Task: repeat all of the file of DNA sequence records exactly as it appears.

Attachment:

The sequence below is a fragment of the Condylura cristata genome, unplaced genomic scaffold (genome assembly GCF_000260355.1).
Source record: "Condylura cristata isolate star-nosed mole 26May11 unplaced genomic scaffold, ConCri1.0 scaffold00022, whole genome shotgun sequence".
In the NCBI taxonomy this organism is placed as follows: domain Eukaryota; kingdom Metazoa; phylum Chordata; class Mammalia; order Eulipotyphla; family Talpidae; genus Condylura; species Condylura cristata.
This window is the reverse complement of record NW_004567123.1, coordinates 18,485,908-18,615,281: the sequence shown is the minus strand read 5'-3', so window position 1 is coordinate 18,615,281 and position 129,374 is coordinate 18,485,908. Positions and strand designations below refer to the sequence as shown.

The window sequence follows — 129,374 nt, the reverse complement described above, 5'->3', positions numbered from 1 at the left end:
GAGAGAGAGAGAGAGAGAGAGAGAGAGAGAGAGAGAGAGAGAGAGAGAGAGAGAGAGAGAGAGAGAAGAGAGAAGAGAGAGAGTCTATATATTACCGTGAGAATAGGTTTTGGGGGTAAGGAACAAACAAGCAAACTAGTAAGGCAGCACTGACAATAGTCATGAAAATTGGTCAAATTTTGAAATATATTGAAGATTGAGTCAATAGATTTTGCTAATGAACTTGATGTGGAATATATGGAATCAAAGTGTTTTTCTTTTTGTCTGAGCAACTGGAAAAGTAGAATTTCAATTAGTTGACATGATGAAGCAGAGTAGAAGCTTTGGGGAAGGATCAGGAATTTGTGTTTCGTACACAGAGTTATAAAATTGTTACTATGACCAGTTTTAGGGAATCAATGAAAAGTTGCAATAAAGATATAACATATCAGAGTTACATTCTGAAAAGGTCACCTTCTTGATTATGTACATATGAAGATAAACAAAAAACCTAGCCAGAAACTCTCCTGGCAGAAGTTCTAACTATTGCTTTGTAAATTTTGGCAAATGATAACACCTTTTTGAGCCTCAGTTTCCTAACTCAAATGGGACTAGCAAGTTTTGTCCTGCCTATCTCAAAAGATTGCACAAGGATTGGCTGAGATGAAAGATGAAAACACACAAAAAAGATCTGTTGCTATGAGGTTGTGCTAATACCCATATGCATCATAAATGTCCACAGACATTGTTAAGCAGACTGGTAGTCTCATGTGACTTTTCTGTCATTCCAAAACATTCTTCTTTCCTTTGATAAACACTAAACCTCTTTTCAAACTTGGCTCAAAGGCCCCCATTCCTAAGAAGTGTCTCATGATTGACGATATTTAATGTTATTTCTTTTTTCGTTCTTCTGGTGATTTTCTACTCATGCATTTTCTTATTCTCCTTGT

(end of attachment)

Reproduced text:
The sequence below is a fragment of the Condylura cristata genome, unplaced genomic scaffold (genome assembly GCF_000260355.1).
Source record: "Condylura cristata isolate star-nosed mole 26May11 unplaced genomic scaffold, ConCri1.0 scaffold00022, whole genome shotgun sequence".
In the NCBI taxonomy this organism is placed as follows: domain Eukaryota; kingdom Metazoa; phylum Chordata; class Mammalia; order Eulipotyphla; family Talpidae; genus Condylura; species Condylura cristata.
This window is the reverse complement of record NW_004567123.1, coordinates 18,485,908-18,615,281: the sequence shown is the minus strand read 5'-3', so window position 1 is coordinate 18,615,281 and position 129,374 is coordinate 18,485,908. Positions and strand designations below refer to the sequence as shown.

The window sequence follows — 129,374 nt, the reverse complement described above, 5'->3', positions numbered from 1 at the left end:
GAGAGAGAGAGAGAGAGAGAGAGAGAGAGAGAGAGAGAGAGAGAGAGAGAGAGAGAGAGAGAGAGAAGAGAGAAGAGAGAGAGTCTATATATTACCGTGAGAATAGGTTTTGGGGGTAAGGAACAAACAAGCAAACTAGTAAGGCAGCACTGACAATAGTCATGAAAATTGGTCAAATTTTGAAATATATTGAAGATTGAGTCAATAGATTTTGCTAATGAACTTGATGTGGAATATATGGAATCAAAGTGTTTTTCTTTTTGTCTGAGCAACTGGAAAAGTAGAATTTCAATTAGTTGACATGATGAAGCAGAGTAGAAGCTTTGGGGAAGGATCAGGAATTTGTGTTTCGTACACAGAGTTATAAAATTGTTACTATGACCAGTTTTAGGGAATCAATGAAAAGTTGCAATAAAGATATAACATATCAGAGTTACATTCTGAAAAGGTCACCTTCTTGATTATGTACATATGAAGATAAACAAAAAACCTAGCCAGAAACTCTCCTGGCAGAAGTTCTAACTATTGCTTTGTAAATTTTGGCAAATGATAACACCTTTTTGAGCCTCAGTTTCCTAACTCAAATGGGACTAGCAAGTTTTGTCCTGCCTATCTCAAAAGATTGCACAAGGATTGGCTGAGATGAAAGATGAAAACACACAAAAAAGATCTGTTGCTATGAGGTTGTGCTAATACCCATATGCATCATAAATGTCCACAGACATTGTTAAGCAGACTGGTAGTCTCATGTGACTTTTCTGTCATTCCAAAACATTCTTCTTTCCTTTGATAAACACTAAACCTCTTTTCAAACTTGGCTCAAAGGCCCCCATTCCTAAGAAGTGTCTCATGATTGACGATATTTAATGTTATTTCTTTTTTCGTTCTTCTGGTGATTTTCTACTCATGCATTTTCTTATTCTCCTTGT